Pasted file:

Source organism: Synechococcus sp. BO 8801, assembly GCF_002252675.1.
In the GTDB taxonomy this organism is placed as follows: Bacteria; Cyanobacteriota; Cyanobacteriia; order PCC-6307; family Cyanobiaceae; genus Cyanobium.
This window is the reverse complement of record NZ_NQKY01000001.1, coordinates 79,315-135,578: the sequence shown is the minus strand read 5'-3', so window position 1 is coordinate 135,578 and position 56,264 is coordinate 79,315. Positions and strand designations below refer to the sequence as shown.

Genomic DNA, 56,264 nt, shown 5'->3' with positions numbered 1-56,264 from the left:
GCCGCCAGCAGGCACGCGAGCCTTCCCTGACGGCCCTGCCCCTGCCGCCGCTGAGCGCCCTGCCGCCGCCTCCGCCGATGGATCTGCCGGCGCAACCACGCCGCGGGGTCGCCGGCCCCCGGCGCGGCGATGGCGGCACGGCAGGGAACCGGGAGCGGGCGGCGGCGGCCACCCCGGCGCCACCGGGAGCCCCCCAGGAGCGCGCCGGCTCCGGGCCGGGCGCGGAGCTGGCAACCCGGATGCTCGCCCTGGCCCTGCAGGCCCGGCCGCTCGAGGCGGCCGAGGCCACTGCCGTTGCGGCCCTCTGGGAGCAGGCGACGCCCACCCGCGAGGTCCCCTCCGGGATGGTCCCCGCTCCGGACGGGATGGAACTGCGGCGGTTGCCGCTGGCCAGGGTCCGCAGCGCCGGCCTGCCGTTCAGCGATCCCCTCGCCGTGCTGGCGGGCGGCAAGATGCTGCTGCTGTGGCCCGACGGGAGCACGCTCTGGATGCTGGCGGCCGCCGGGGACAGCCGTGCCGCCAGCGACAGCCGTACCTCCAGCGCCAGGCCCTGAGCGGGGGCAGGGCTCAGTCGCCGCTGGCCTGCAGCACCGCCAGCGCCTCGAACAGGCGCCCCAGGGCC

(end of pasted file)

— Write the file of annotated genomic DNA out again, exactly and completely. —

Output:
Source organism: Synechococcus sp. BO 8801, assembly GCF_002252675.1.
In the GTDB taxonomy this organism is placed as follows: Bacteria; Cyanobacteriota; Cyanobacteriia; order PCC-6307; family Cyanobiaceae; genus Cyanobium.
This window is the reverse complement of record NZ_NQKY01000001.1, coordinates 79,315-135,578: the sequence shown is the minus strand read 5'-3', so window position 1 is coordinate 135,578 and position 56,264 is coordinate 79,315. Positions and strand designations below refer to the sequence as shown.

Genomic DNA, 56,264 nt, shown 5'->3' with positions numbered 1-56,264 from the left:
GCCGCCAGCAGGCACGCGAGCCTTCCCTGACGGCCCTGCCCCTGCCGCCGCTGAGCGCCCTGCCGCCGCCTCCGCCGATGGATCTGCCGGCGCAACCACGCCGCGGGGTCGCCGGCCCCCGGCGCGGCGATGGCGGCACGGCAGGGAACCGGGAGCGGGCGGCGGCGGCCACCCCGGCGCCACCGGGAGCCCCCCAGGAGCGCGCCGGCTCCGGGCCGGGCGCGGAGCTGGCAACCCGGATGCTCGCCCTGGCCCTGCAGGCCCGGCCGCTCGAGGCGGCCGAGGCCACTGCCGTTGCGGCCCTCTGGGAGCAGGCGACGCCCACCCGCGAGGTCCCCTCCGGGATGGTCCCCGCTCCGGACGGGATGGAACTGCGGCGGTTGCCGCTGGCCAGGGTCCGCAGCGCCGGCCTGCCGTTCAGCGATCCCCTCGCCGTGCTGGCGGGCGGCAAGATGCTGCTGCTGTGGCCCGACGGGAGCACGCTCTGGATGCTGGCGGCCGCCGGGGACAGCCGTGCCGCCAGCGACAGCCGTACCTCCAGCGCCAGGCCCTGAGCGGGGGCAGGGCTCAGTCGCCGCTGGCCTGCAGCACCGCCAGCGCCTCGAACAGGCGCCCCAGGGCC